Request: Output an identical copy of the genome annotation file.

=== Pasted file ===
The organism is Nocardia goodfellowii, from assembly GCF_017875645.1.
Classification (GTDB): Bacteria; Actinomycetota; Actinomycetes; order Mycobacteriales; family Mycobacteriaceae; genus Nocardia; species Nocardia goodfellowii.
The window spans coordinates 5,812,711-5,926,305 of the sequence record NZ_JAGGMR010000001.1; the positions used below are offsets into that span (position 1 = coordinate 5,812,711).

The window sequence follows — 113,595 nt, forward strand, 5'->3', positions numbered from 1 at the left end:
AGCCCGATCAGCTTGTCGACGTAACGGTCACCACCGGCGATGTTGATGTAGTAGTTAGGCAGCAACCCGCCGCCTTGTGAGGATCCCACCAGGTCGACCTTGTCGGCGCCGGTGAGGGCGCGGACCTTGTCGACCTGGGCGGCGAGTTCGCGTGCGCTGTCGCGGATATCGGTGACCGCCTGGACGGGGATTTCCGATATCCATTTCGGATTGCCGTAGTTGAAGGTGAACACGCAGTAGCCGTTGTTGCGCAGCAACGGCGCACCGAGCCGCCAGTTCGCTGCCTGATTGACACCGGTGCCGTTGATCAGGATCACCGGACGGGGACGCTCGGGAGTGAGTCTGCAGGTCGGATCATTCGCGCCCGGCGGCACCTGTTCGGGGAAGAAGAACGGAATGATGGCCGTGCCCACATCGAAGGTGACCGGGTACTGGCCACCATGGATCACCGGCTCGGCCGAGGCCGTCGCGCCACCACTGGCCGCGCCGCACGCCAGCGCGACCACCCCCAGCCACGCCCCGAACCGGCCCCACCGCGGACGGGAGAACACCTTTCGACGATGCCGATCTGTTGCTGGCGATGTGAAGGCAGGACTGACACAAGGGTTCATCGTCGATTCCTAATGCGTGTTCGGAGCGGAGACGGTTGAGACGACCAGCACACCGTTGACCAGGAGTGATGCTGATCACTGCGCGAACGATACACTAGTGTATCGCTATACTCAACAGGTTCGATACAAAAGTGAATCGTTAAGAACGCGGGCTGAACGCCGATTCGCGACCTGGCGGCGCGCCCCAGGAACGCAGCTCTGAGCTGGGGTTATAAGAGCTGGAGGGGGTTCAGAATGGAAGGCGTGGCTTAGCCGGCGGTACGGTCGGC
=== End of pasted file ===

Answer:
The organism is Nocardia goodfellowii, from assembly GCF_017875645.1.
Classification (GTDB): Bacteria; Actinomycetota; Actinomycetes; order Mycobacteriales; family Mycobacteriaceae; genus Nocardia; species Nocardia goodfellowii.
The window spans coordinates 5,812,711-5,926,305 of the sequence record NZ_JAGGMR010000001.1; the positions used below are offsets into that span (position 1 = coordinate 5,812,711).

The window sequence follows — 113,595 nt, forward strand, 5'->3', positions numbered from 1 at the left end:
AGCCCGATCAGCTTGTCGACGTAACGGTCACCACCGGCGATGTTGATGTAGTAGTTAGGCAGCAACCCGCCGCCTTGTGAGGATCCCACCAGGTCGACCTTGTCGGCGCCGGTGAGGGCGCGGACCTTGTCGACCTGGGCGGCGAGTTCGCGTGCGCTGTCGCGGATATCGGTGACCGCCTGGACGGGGATTTCCGATATCCATTTCGGATTGCCGTAGTTGAAGGTGAACACGCAGTAGCCGTTGTTGCGCAGCAACGGCGCACCGAGCCGCCAGTTCGCTGCCTGATTGACACCGGTGCCGTTGATCAGGATCACCGGACGGGGACGCTCGGGAGTGAGTCTGCAGGTCGGATCATTCGCGCCCGGCGGCACCTGTTCGGGGAAGAAGAACGGAATGATGGCCGTGCCCACATCGAAGGTGACCGGGTACTGGCCACCATGGATCACCGGCTCGGCCGAGGCCGTCGCGCCACCACTGGCCGCGCCGCACGCCAGCGCGACCACCCCCAGCCACGCCCCGAACCGGCCCCACCGCGGACGGGAGAACACCTTTCGACGATGCCGATCTGTTGCTGGCGATGTGAAGGCAGGACTGACACAAGGGTTCATCGTCGATTCCTAATGCGTGTTCGGAGCGGAGACGGTTGAGACGACCAGCACACCGTTGACCAGGAGTGATGCTGATCACTGCGCGAACGATACACTAGTGTATCGCTATACTCAACAGGTTCGATACAAAAGTGAATCGTTAAGAACGCGGGCTGAACGCCGATTCGCGACCTGGCGGCGCGCCCCAGGAACGCAGCTCTGAGCTGGGGTTATAAGAGCTGGAGGGGGTTCAGAATGGAAGGCGTGGCTTAGCCGGCGGTACGGTCGGC